On Halloween of 2012 I went to the emergency room after fighting what doctors seen days previous had dismissively said was only a case of strep throat. The morning of October 31 I woke up having significant difficulty breathing. I couldn’t swallow, speak or rotate my head.
At the emergency room I saw the shocked and anxious look of a doctor trying not to reveal their true concern. I was immediately rushed to an operating room where I would have an emergency tonsillectomy done with only local anesthetic as the peritonsular abscess which was causing my issues was dangerously close to sepsis.
The abscess and consequent recovery treatment revealed that I was also fighting the Epstien-Barr Virus. Once I was diagnosed with EBV I was faced with a cancer scare and a barrage of tests to ensure I did not have a lymphoma.
In the end it was just the EBV, but the only way to treat this, also known as glandular fever or chronic fatigue syndrome, is to take time off. Quit training, definitely quit racing, and sit on the couch for… well, for as long as it takes.
So, that was 2012 done…and 2013…and 2014.
But it wasn’t just training and racing I would lose. It was my social network, it was my psycho-emotional outlet, it was everything I find “fun”. Gone, and with no schedule, no explanation of how long this would take, if i would every ride, run, swim, ski, or do anything significant outdoors again.
Gone. All of it, just fucking gone.
Life Without Life
In roughly 18 months I had gone from the pinnacle of my life and career to working part time at a job I really didn’t care about and doing nothing… by doctor’s orders. Couple that with the fact that any friends I had who were not focused on competition were at the stage of life where they were having kids, settling down, and, well, not available.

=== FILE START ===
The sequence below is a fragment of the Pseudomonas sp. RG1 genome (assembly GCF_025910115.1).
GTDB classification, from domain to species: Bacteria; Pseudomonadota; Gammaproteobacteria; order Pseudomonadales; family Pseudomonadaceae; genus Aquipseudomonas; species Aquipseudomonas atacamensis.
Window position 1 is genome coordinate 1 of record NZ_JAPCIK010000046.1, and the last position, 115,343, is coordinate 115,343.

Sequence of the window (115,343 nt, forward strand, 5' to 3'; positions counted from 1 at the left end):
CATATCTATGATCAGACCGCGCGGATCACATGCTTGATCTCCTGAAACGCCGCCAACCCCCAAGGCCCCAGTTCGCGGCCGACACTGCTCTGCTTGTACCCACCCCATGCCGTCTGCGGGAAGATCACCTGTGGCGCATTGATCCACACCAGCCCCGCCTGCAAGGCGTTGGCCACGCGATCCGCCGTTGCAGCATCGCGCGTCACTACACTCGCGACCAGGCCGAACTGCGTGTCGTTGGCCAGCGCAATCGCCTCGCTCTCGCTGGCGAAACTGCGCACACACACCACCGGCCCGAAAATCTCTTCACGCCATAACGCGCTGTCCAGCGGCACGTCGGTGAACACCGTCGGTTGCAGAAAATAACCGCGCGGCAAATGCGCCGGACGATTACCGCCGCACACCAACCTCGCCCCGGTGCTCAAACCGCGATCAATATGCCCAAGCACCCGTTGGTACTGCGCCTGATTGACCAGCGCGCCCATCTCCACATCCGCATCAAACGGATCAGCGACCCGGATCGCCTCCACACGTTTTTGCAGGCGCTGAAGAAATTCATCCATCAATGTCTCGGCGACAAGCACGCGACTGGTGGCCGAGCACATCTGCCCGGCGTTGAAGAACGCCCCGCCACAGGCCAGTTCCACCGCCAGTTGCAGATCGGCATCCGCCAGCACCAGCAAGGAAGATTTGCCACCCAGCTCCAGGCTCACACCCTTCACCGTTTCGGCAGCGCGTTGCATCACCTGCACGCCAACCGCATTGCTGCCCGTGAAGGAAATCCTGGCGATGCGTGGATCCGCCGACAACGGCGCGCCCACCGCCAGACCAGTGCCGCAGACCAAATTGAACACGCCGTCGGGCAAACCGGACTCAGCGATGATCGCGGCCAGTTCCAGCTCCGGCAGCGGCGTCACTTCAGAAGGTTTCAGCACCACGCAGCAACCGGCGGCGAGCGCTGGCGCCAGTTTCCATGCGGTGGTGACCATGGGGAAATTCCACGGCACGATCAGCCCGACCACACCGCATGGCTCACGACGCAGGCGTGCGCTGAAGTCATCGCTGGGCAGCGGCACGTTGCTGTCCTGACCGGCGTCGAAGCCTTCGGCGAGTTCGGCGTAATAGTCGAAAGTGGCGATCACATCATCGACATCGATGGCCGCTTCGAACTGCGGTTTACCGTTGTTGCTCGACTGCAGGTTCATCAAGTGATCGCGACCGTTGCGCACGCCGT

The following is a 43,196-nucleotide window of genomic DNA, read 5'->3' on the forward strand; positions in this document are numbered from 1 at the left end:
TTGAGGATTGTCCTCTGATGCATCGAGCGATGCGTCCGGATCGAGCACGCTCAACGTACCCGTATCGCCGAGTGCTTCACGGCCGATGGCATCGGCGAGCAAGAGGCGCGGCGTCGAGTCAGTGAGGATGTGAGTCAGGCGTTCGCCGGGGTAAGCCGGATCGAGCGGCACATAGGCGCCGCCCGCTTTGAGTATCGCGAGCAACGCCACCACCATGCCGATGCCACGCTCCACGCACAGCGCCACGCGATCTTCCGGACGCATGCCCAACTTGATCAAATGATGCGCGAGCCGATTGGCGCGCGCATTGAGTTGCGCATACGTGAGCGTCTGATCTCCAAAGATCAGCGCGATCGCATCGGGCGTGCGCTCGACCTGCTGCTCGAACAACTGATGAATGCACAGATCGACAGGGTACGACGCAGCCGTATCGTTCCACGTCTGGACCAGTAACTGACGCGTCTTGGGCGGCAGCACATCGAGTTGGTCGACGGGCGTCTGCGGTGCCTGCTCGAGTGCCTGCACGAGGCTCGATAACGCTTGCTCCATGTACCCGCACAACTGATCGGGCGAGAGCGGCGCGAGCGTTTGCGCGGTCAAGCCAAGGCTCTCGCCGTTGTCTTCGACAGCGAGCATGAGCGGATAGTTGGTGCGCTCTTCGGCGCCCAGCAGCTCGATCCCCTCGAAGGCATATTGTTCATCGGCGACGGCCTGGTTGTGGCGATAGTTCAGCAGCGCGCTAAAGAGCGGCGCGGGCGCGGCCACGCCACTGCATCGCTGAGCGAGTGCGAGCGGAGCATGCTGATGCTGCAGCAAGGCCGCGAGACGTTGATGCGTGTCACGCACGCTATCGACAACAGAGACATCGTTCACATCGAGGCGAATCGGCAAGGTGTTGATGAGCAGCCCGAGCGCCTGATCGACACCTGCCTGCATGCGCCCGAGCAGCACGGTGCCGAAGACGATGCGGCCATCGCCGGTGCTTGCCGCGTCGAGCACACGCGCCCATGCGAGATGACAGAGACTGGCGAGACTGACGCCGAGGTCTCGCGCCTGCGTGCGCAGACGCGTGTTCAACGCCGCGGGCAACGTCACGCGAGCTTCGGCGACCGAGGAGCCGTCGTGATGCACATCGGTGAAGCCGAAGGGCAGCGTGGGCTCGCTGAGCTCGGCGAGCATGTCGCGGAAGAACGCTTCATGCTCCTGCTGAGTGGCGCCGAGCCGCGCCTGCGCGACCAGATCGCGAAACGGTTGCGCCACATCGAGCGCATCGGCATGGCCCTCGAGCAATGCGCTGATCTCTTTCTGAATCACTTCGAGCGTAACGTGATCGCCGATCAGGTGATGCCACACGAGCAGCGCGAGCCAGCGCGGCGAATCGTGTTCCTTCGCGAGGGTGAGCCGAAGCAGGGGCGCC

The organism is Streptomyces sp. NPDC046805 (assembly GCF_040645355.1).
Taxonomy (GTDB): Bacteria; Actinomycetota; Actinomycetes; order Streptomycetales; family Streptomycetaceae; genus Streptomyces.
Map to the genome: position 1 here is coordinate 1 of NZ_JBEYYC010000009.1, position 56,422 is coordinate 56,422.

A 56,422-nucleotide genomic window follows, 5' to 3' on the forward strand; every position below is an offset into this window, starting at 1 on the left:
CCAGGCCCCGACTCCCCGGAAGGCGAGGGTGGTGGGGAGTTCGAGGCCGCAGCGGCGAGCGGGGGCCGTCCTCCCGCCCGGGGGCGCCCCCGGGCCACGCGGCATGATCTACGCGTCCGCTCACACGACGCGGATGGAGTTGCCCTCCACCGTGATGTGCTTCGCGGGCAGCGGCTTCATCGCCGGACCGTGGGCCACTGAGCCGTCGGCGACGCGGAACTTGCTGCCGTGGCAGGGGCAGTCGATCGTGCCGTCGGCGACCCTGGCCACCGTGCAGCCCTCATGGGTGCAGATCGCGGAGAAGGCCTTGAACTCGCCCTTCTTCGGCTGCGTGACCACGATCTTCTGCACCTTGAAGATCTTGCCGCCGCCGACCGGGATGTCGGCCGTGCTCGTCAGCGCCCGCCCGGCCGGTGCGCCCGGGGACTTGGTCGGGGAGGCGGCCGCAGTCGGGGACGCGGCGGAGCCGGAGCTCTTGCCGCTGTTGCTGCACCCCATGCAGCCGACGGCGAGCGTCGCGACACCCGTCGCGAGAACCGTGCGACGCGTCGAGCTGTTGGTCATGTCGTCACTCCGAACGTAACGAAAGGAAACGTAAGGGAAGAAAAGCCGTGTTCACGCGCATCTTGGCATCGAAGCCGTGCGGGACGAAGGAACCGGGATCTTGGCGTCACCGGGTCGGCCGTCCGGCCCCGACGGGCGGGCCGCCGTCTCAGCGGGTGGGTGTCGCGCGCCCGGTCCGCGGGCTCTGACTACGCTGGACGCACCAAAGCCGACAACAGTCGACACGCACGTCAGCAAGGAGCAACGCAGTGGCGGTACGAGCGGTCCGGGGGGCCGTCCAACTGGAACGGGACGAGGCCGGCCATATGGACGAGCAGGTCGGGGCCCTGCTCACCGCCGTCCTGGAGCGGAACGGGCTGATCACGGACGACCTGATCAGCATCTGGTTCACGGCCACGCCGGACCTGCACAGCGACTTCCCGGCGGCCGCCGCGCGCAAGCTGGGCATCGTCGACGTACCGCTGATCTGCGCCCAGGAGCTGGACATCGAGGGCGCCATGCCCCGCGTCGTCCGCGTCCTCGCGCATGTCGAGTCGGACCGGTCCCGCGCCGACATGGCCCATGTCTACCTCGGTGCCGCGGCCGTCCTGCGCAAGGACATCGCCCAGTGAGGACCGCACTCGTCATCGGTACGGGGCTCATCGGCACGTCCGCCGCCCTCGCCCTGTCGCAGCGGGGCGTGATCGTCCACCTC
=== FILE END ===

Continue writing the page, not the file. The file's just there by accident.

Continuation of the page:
Everything I had known and loved for 20 years was gone and I couldn’t do shit about it.
I drank beer, watched F1 and Game of Thrones and everything else there is to watch. I drank whiskey and tried to ask myself “if you can never race again what would you want to do”? I fell into a deep depression.
Boulder is a very difficult place to be when almost everyone only knows you as an athlete, and you realize that the vast majority of friendships you thought you had were in fact only training partners.
I began to try to think bigger. “Where of anywhere in the world would I want to be living”? I settled on Vancouver, Canada. I have years of great memories from that town. I just love the place.
So, I tried to find a job, tried to find some way to get up there. I managed to find a coaching position with a company wanting to expand in Vancouver. It seemed to be a perfect situation. So, I sold almost everything I owned, listed my condo, packed up my cat and whatever was left and headed North.
Unfortunately, unannounced to me, or my immigration lawyer, Canada had rolled out a change to immigration 6 months early and I was turned around at the boarder.
No Vancouver, no job, no condo in Boulder, no training, no racing… no LIFE.
I ended up at my parents house in New Mexico futilely hoping to find a loophole to get into Canada. I couldn’t stay there and in an act of desperation bordering on the insane moved in with a girl I had met via online dating and had known for only weeks.
I had not intended to stay with her, but she was failing at a massive home renovation on the scale of a complete rebuild. This was something I could put all my time and effort into and distract myself from the fact I had ballooned to 200 lbs. was constantly depressed or angry and had no motivation to do anything other than peruse the whiskey aisle.
It is truly amazing how years can vanish when you are disconnected. Yes, I had built most of a house by myself in 2 years but somehow I found myself in Copenhagen prior to Christmas 2016 being screamed at about how I had done nothing for two years and owed her money, despite the fact I had put $20,000 and over 1000 hours into building what had been billed as “our” house.
“Why can’t you just get a fucking job AND work on the house”?